Proverbs 17:17 “A friend is always loyal, and a brother is born to help in time of need”
Many of us know the story of Joseph and the wrongful accusations brought against him by his master’s wife in Genesis chapter 37. She lusted after him. He kept his integrity out of his love for God and his master and refused her. In revenge she falsely accused him. It resulted in his sitting in prison for many years. In the midst of this living nightmare, Joseph kept his heart right and the Lord was able to work in His life to deliver him. Jesus was also falsely accused over and over again. It was false accusation that led to His walk to Calvary to die for our sins.
There are things that can happen or that we do in our day-to-day walk that cause our hearts to become hardened and make us insensitive to the presence, leadings and promptings of God’s Spirit. When this happens, we shut out God’s presence and the power that is available to help lead us, give us the wisdom we need, and heal us. Staying sensitive to God and His presence in our lives is no insignificant matter! Therefore we have to put away the things that can unknowingly harden our hearts – the things that God hates that cause relational destruction and bitterness and lead to falsely accusing, spreading gossip, and destroying one’s reputation.
Prov 6:16-19 says, ”There are six things the LORD hates, seven that are detestable to him: haughty eyes, a lying tongue, hands that shed innocent blood, a heart that devises wicked schemes, feet that are quick to rush into evil, a false witness who pours out lies and a man who stirs up dissension among brothers.”
As we look at this verse we see that God hates “hands that shed innocent blood and a false witness who pours out lies.” Again, God never hates us. He hates these actions that hurt others and eventually us. Initially, when you think about these two you probably think, “whew, I am glad these are not two things I could be accused of.” Well, we might be giving them place in our life.
I will give you a simple example. When I have had people in my office for counseling, a majority are there because of getting offended at someone else. “So and so said this; so and so did that; this is going on in my life and it’s their fault!” The truth is, to every person’s story of being hurt; there is another side and another perspective. Most people are horrible at working through conflict. Instead they talk derogatorily about the person they are offended with. Even though the Bible instructs us to go back to those that “have something against you,” very few do. Most hold it inside and let it turn to bitterness and deep hurt. Then go around painting verbal pictures of the hurt so and so did. When this happens, that person could be acting as a false witness or shedding innocent blood – getting someone in trouble or dishonoring their good name by the words of hurt that they speak against the one they were hurt by.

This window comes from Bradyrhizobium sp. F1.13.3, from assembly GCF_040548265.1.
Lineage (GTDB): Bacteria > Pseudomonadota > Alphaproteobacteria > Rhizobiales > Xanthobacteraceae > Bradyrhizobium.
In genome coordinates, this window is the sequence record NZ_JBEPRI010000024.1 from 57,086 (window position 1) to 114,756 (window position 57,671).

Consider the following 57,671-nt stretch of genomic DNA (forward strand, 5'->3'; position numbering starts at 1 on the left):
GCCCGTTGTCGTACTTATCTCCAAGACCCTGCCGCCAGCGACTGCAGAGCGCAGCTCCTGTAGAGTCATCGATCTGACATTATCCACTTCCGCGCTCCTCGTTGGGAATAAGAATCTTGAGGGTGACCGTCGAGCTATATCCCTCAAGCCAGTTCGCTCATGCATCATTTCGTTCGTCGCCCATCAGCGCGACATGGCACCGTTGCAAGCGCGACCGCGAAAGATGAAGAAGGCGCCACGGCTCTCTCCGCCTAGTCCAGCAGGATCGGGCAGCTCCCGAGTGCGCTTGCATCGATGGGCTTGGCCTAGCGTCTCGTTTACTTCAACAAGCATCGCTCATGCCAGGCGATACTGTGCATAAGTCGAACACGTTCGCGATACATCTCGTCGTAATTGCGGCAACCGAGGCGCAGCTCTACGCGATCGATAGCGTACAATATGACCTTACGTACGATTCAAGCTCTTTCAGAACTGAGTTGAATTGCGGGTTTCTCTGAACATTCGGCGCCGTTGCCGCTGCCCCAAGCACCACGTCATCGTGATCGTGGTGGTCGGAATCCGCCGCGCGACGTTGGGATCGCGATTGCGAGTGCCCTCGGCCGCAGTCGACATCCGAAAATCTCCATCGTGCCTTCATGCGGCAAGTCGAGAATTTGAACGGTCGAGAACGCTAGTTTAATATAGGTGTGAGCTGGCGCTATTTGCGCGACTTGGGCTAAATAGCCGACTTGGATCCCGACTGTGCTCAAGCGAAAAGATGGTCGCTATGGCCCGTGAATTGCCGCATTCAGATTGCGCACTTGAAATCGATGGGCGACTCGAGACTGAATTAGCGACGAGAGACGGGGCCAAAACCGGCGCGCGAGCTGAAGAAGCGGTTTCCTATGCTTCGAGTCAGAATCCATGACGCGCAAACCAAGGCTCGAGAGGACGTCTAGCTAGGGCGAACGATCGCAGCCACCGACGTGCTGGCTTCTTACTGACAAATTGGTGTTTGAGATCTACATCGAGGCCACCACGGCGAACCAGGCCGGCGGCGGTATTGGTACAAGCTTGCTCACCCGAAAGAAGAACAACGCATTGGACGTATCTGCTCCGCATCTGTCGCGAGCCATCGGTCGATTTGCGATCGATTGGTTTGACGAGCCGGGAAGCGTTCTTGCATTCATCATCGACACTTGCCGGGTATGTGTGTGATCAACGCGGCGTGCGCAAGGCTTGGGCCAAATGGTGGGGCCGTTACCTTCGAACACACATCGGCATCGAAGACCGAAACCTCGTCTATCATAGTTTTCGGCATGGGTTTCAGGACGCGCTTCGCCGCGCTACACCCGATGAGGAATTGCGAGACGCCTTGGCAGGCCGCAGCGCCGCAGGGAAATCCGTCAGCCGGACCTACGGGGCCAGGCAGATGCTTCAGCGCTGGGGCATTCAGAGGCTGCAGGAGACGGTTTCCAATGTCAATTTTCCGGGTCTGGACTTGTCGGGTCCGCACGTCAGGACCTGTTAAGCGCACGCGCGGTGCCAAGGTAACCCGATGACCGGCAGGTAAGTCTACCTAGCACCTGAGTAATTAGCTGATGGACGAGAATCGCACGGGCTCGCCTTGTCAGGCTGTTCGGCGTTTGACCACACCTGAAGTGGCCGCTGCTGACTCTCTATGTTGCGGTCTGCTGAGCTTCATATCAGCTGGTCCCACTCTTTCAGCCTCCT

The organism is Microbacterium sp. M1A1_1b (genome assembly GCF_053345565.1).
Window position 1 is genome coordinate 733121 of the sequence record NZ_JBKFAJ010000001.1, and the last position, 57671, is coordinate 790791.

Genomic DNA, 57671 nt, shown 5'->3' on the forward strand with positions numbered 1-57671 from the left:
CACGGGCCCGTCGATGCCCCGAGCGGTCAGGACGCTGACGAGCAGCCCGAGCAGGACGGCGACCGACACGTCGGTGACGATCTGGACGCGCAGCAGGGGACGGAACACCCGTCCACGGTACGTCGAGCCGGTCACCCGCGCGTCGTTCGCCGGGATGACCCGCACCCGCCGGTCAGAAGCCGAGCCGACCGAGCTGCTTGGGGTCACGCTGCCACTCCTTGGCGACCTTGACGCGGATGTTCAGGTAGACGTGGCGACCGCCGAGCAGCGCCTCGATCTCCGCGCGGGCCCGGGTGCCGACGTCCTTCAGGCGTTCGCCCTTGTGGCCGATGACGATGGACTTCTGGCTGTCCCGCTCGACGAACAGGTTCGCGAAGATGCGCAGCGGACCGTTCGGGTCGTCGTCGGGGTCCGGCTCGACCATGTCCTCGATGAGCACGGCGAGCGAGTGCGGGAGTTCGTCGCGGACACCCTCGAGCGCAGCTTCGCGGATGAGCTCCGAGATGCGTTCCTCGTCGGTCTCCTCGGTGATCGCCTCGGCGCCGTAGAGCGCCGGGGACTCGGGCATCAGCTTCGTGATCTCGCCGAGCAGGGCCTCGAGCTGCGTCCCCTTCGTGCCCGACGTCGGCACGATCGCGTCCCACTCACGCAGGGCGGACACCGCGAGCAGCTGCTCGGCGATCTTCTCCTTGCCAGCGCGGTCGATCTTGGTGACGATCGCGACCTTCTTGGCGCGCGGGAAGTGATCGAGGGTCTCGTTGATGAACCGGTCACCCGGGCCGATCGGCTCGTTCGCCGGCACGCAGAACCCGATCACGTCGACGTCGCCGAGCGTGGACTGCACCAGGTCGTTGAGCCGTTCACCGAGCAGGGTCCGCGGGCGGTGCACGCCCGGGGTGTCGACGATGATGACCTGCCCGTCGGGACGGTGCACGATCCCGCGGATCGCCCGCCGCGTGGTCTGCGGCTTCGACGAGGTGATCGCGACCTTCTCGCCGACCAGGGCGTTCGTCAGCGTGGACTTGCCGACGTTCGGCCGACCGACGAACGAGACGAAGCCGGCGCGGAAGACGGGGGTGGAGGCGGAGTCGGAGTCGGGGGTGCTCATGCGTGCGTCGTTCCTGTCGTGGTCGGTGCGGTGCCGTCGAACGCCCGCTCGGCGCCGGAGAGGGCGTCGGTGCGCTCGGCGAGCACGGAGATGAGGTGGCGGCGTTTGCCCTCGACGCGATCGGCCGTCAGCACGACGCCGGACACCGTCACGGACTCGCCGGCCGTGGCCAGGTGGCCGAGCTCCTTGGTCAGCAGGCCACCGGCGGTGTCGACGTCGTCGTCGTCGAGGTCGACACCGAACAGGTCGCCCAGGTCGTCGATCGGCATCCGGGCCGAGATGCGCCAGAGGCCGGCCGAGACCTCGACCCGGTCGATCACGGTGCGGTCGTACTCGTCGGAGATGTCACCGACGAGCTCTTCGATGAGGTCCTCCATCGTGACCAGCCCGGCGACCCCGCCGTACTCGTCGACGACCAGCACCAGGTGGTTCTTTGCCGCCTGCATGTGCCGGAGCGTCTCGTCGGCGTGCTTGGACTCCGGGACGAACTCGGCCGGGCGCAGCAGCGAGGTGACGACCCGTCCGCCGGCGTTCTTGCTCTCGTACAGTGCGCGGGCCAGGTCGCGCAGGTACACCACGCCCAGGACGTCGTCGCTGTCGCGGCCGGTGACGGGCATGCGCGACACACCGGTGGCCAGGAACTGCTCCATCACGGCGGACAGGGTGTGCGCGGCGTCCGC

I don’t know of any greater weakness overall in the body of Christ than the unwillingness to work through relational conflict. In the story of Joseph, there would be no working it through with his master’s wife. There won’t be any great relational resolution with people that are wicked or mean. But, in the body of Christ, that should not be so.
I wouldn’t be surprised if most of us have had a close friend take offense by something we’ve said or done (or not done) at some point in life. Those things happen and are usually born out of misunderstanding. When that happens, if it isn’t worked out, the temptation for offense that leads to words of gossip in the name of justification begin to spill. Rather than reconciliation, bitterness can set in and friendships might end up destroyed. That’s what Psa 41:9 implies. “Even my close friend, whom I trusted, he who shared my bread, has lifted up his heel against me.”
Shedding innocent blood doesn’t have to mean murder. It can be damaging someone’s name or reputation because of a hurtful perspective that could be resolved between two Christians that humbled themselves and took the high road to work it out – especially between friends. A person that isn’t loyal to a friendship doesn’t know what friendship is and doesn’t know how to be a true friend. As today’s Fresh Manna implies, “A friend is always loyal, and a brother is born to help in time of need.”
The loyalty of friendship and Christian love should be deep, not petty enough to discard good friendships. Every Christian’s personal development and efforts toward maturity should work toward the purging of being easily offended as one of their top pursuits – working to remove it completely from their character. As the Apostle Paul exhorted us to do in Acts 24:16. “… I myself always strive to have a conscience without offense toward God and men.” We need to value our friendships and relationships enough to do our best to work through misunderstandings and humbly seek forgiveness and reconciliation. As Proverbs 17:9 says, “He who covers over an offense promotes love, but whoever repeats the matter separates close friends.”
When we tear people down the Holy Spirit is trying to get us to stop. We can sense it if we are sensitive to Him. If getting offended and talking to others about it is the norm, we’ll override God’s still small voice, harden our heart, and lose our ability to sense the presence that brings, power, life, direction, healing, miracles, His love and the anointing to minister to others. I am going to work to get it right and not let the devil steal the presence of God that He shed His blood for me to have! I am going to stay in relational harmony with those God brings into my life! How about you?
In His Love,
Pastor Tim Burt
Published by Pastor Tim Burt
Copyright© 2008 Tim Burt, All rights reserved